Slaughter reports from Agriculture and Agri-Food Canada show we killed over 800,756,236 land animals for food in 2017—up from 771 million in 2016 and 750 million in 2015. The growth is mostly because more chickens are being killed for meat. This is in part due to population growth, but per capita consumption of chickens (including chickens eaten and lost to food waste) is also steadily rising.
Here are the numbers broken down by sector:
Meat chickens: 711,459,823
Egg-laying hens and breeding chickens: 36,580,473
Ducks and geese: 6,428,062
Pigs: 20,728,785 (federally) 864,871 (provincially)
Adult cows (dairy and meat): 2,831,766 (federally) 151,484 (provincially)
Calves: 199,409 (federally) 36,640 (provincially)
Sheeps and lambs: 170,576 (federally) 371,516 (provincially)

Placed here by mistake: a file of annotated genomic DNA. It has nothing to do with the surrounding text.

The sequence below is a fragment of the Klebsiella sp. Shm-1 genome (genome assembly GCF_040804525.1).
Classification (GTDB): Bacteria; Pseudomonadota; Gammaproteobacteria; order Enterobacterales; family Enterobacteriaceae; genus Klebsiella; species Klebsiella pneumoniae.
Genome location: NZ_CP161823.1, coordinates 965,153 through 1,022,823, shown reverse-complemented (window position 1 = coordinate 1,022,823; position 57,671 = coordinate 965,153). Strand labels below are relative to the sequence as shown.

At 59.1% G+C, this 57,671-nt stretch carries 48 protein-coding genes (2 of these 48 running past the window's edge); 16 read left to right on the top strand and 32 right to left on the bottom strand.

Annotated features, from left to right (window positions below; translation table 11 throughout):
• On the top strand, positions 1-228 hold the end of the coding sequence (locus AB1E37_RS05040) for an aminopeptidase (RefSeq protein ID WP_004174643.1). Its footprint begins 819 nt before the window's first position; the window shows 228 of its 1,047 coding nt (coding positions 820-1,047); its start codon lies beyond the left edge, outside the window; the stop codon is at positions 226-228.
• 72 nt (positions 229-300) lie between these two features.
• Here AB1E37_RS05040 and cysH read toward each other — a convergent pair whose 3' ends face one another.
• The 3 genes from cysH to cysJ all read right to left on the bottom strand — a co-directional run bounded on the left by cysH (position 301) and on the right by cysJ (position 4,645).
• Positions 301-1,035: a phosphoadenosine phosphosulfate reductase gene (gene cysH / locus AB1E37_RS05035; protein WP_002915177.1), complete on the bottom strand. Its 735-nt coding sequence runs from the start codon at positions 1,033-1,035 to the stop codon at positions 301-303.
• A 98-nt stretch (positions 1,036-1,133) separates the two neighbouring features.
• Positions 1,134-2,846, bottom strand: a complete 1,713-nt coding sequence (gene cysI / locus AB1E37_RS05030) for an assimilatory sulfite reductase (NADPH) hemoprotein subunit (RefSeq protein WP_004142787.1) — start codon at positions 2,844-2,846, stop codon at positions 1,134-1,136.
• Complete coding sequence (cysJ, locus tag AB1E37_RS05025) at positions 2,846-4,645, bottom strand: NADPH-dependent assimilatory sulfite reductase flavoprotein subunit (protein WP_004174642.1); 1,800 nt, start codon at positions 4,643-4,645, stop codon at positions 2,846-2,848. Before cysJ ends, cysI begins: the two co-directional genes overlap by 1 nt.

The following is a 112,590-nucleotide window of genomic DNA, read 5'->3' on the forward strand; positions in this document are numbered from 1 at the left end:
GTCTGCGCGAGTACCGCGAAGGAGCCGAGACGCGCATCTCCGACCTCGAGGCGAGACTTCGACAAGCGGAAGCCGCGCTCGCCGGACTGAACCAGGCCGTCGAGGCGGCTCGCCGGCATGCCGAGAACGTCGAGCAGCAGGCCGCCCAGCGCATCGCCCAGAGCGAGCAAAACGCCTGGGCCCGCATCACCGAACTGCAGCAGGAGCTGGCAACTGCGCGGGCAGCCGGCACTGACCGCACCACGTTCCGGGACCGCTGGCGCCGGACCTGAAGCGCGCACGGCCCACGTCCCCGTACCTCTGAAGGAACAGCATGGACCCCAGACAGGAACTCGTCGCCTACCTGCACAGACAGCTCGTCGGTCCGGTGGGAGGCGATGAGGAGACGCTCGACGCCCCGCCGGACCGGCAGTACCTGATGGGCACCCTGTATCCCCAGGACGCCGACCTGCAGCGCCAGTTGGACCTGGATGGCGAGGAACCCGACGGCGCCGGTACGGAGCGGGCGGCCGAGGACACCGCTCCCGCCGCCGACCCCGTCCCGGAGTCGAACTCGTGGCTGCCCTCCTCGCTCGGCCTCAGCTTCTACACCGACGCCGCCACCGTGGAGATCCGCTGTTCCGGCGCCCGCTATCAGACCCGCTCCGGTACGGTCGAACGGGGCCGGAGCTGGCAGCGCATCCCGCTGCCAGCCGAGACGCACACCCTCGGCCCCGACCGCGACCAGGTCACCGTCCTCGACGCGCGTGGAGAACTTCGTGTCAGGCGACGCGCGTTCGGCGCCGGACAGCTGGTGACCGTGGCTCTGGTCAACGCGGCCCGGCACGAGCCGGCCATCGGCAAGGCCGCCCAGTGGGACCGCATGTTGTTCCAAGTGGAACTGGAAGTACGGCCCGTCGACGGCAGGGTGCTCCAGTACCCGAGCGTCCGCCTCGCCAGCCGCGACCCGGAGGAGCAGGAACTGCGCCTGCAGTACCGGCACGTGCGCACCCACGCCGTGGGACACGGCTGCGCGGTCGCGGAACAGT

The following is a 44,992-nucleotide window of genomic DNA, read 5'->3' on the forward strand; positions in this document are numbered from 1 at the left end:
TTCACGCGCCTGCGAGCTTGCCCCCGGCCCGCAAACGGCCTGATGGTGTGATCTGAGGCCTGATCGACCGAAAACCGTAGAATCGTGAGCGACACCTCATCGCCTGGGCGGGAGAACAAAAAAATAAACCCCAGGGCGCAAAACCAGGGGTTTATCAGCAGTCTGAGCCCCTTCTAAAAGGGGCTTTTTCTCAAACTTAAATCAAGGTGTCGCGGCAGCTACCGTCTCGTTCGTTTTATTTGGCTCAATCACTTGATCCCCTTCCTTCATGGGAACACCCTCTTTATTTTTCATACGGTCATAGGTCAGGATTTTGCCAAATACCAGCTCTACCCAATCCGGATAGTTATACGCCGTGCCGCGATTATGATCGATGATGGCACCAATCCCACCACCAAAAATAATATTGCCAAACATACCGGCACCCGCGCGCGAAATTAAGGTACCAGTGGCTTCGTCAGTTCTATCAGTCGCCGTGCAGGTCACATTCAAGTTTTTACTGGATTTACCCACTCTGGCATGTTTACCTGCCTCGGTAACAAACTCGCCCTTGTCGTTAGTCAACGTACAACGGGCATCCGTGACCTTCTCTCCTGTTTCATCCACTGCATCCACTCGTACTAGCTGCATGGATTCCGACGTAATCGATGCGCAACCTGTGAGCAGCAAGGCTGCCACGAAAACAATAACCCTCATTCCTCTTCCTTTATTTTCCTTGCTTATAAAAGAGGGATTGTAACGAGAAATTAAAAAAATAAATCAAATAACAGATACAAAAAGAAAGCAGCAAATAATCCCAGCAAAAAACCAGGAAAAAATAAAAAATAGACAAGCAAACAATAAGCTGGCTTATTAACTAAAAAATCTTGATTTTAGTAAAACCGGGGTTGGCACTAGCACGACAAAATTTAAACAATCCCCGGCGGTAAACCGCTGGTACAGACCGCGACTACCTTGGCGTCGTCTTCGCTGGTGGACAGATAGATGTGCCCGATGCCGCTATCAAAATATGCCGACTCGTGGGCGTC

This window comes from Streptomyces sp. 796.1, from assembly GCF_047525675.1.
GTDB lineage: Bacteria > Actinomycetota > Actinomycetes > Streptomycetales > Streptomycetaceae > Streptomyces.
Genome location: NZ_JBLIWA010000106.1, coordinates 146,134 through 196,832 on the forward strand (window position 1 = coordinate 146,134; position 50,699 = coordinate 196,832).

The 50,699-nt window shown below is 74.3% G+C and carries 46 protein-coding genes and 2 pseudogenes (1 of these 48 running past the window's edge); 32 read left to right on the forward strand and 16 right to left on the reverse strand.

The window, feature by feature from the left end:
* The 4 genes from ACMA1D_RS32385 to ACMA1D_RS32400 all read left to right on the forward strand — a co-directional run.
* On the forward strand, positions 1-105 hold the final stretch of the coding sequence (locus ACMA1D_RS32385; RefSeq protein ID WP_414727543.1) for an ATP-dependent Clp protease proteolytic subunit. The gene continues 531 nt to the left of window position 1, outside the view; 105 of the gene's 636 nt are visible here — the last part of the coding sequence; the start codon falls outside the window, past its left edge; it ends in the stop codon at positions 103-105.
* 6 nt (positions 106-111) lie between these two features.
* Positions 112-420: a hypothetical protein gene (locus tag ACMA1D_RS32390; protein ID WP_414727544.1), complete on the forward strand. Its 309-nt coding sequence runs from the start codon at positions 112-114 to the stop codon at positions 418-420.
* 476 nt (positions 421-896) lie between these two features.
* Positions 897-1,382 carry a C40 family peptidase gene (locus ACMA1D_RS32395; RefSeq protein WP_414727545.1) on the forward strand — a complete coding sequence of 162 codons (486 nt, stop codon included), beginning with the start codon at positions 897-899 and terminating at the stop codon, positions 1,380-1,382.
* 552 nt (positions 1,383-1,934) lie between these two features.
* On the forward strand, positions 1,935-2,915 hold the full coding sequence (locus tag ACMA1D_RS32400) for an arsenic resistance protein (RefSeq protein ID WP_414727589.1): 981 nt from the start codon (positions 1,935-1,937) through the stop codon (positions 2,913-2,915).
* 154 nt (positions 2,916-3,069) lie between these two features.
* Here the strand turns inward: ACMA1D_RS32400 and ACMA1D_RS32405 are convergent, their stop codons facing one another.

Bisons: 9,369 (federally) 1,517 (provincially)
But these numbers don’t paint the full picture. The government concealed horse slaughter numbers this year, so tens of thousands of horses killed are likely not accounted for here.
The numbers also don’t include aquatic animals, whose deaths aren’t tracked. However, we do know that last year we killed 160,054 tonnes of farmed finned fish (e.g., salmon and trout), accounting for millions of individual lives.
Deers, elks, and wild boars are also killed in Canadian slaughterhouses but no data is available.
Animals killed by the animal agriculture industry outside of slaughterhouses are also not accounted for, including the male chicks killed at birth in hatcheries ,and the millions of animals who die prematurely of illnesses and injuries on farms and during transport.
Photo courtesy of Jo-Anne McArthur / We Animals
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